Shirley has worked in the nursing profession for over 45 years after starting her nursing training when she was 16 in New Zealand. Graduating and becoming an NZ trained Registered Nurse/Maternity Nurse in 1976, Shirley spent her early years working and travelling, employed in a wide range of roles in NZ, Australia and UK, finally focusing on specialising in the emergency department, and settling in WA in 1996 with her husband and three children.
After spending 10 years working in the ED at Busselton District Hospital, Shirley began her studies to be an NP, qualifying in 2009. Shirley joined Nurse West nursing agency as a casual NP and travelled to different sites in WA to do relief NP work, covering NPs on leave. In 2013, Shirley was the successful candidate for a permanent position at Manjimup Hospital in the small rural town in the Southwest of WA, as NP in the ED.
The hospital is serviced by local GP’s who rotate on call for the ED, and the NP provides a full-time presence delivering health care to the local population in collaboration with the GP’s and nursing staff.
Shirley enjoyed this position for 4 years until she embarked on her current role, which is a secondment back in the “new” Busselton Health Campus, participating in a trial to establish the role of NP in the fast track area of the emergency department.
When she’s not working as an NP, Shirley helps out on a small family-owned vineyard, established 22 years ago with her husband on the outskirts of Dunsborough in the Margaret River wine region. Shirley and her husband Larry live on the lifestyle block, which has 8 acres of vines and a cellar door (which Larry works and manages) and a few sheep, chooks, guinea fowl plus kangaroos and birdlife.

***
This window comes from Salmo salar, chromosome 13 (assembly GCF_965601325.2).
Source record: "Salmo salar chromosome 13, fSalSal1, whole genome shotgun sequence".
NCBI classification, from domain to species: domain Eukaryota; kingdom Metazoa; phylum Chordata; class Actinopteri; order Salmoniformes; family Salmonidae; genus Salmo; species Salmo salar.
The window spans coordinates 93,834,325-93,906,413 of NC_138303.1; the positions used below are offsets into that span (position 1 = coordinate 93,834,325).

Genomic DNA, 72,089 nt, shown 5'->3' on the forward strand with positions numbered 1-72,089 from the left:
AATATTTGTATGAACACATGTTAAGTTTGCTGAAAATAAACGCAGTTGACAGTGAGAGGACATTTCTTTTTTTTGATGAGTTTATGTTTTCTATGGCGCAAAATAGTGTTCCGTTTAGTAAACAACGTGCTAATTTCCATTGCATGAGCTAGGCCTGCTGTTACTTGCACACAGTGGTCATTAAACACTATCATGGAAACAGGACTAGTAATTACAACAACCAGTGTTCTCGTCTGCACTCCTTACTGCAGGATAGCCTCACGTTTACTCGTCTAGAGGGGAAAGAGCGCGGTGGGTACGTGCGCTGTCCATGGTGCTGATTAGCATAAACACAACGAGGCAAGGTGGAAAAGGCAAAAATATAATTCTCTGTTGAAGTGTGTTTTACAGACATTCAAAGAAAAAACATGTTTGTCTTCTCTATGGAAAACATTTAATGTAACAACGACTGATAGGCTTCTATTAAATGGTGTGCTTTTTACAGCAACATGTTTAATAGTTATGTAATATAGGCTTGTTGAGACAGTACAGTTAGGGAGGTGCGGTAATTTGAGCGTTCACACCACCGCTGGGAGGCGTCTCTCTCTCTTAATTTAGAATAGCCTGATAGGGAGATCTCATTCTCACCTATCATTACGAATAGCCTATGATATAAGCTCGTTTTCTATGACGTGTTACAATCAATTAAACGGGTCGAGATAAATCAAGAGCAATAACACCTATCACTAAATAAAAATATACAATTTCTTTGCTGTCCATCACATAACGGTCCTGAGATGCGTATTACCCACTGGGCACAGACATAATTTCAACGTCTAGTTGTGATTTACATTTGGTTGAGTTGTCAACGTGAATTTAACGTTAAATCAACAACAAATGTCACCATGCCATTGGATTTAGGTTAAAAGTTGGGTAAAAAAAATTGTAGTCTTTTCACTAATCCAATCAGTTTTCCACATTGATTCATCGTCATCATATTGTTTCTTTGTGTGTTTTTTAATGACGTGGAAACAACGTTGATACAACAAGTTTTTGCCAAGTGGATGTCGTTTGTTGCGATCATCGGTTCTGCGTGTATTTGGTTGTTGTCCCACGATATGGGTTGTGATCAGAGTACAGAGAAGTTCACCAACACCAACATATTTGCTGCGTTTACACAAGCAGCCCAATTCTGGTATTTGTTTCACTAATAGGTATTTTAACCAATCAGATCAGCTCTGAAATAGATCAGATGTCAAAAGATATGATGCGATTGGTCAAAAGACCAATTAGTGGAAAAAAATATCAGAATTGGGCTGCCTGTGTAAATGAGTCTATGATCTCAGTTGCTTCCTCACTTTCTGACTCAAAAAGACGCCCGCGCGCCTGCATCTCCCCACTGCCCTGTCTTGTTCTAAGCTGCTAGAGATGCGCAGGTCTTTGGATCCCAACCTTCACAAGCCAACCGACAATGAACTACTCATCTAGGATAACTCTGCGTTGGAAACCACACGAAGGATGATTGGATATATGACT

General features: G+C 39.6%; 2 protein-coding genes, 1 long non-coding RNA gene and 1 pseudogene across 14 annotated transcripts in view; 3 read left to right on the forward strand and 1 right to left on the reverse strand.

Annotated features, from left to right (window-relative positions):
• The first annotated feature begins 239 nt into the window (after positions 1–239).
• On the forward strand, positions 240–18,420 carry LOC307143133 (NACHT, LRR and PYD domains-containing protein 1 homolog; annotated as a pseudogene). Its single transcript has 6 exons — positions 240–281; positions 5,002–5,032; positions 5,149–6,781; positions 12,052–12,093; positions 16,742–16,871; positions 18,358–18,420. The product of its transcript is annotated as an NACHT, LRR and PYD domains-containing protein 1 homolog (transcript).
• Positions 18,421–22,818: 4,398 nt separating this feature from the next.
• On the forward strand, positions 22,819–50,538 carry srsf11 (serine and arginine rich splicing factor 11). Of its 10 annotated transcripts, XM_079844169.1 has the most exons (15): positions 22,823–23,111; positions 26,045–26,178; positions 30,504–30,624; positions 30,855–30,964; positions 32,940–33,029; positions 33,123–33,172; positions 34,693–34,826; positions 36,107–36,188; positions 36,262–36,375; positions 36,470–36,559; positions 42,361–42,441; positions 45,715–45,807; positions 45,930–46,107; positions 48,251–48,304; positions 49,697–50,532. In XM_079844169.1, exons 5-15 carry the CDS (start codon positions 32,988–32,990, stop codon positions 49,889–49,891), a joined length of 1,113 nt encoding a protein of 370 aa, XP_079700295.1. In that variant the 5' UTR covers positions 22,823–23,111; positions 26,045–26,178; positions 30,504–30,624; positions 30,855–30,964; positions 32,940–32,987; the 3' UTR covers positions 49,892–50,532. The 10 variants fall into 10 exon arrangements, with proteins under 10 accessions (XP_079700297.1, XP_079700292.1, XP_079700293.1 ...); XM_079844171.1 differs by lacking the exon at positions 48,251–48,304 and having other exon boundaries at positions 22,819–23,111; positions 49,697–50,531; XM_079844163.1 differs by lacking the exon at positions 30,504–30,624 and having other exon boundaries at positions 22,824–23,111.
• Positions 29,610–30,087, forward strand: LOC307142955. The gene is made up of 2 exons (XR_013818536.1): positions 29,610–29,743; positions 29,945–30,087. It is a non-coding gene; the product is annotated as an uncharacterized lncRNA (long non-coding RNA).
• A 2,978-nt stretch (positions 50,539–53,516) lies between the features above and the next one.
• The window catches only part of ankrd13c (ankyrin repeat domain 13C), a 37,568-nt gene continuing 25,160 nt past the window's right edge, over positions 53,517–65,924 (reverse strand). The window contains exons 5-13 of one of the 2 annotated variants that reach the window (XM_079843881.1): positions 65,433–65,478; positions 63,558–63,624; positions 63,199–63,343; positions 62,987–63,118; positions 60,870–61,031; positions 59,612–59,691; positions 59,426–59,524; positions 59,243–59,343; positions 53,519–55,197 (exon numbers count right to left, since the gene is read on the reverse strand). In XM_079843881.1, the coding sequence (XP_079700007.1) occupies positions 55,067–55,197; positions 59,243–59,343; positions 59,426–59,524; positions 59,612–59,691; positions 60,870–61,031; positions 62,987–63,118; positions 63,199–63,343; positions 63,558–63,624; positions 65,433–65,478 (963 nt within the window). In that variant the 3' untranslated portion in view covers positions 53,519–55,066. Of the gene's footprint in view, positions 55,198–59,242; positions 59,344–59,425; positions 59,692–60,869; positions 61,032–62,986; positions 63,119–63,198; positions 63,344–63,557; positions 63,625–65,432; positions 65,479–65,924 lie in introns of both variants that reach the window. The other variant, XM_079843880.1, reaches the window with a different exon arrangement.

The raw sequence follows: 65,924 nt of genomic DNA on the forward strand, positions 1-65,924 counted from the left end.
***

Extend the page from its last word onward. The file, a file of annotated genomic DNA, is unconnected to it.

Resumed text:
Can you share a little about the community you are working in and the nursing you are providing to patients?
Busselton is a really popular tourist location, particularly for fishing, surfing and holiday homes which means that in the fast track area of our emergency department we see a lot of fractures, lacerations, nasty wounds, hand injuries, sprains and strains, burns, infections, foreign bodies in eyes, ears, noses etc.
We treat adults, children, locals, visitors, and transient workers, I meet a lot of interesting people along the way.
I work in the fast track section which sees many triage 3’s, 4’s and 5’s and entails a lot of suturing, applying plaster casts, wound care, and organising referral for patients who need ongoing specialist care from other services.
Each injury requires assessment, pain relief, relevant investigations such as X-ray, ultrasound, bloods and subsequent treatment, referral and education, as well as communication with the usual GP and documentation.
When the acute department is overly demanding the medical staff can be tied up treating all the triage 1’s, 2’s and 3’s, so the NP keeps the lower triage score patients moving through the department to help reduce long waiting times for the less acute injuries.
What is unique about your role in the community?
As the nurse practitioners role is still very new, many people don’t understand what the role entails, so a lot of my job is educating people about what we do – including the nursing hierarchy.
It is such a new role that people don’t really understand how our role differs to the traditional nursing role. The NP is more focused on assessment, investigations, diagnosis, treatment involving procedures and patient education.
I’ve always loved clinical nursing, and I know from performing various acting roles that management isn’t where I want to be. The nurse practitioner role is very different dependant on the site and health service delivery where you are practising.
At Busselton ED we have a consultant-led service with medical staff on duty 24 hours, and here the NP is focussed on fast track patients.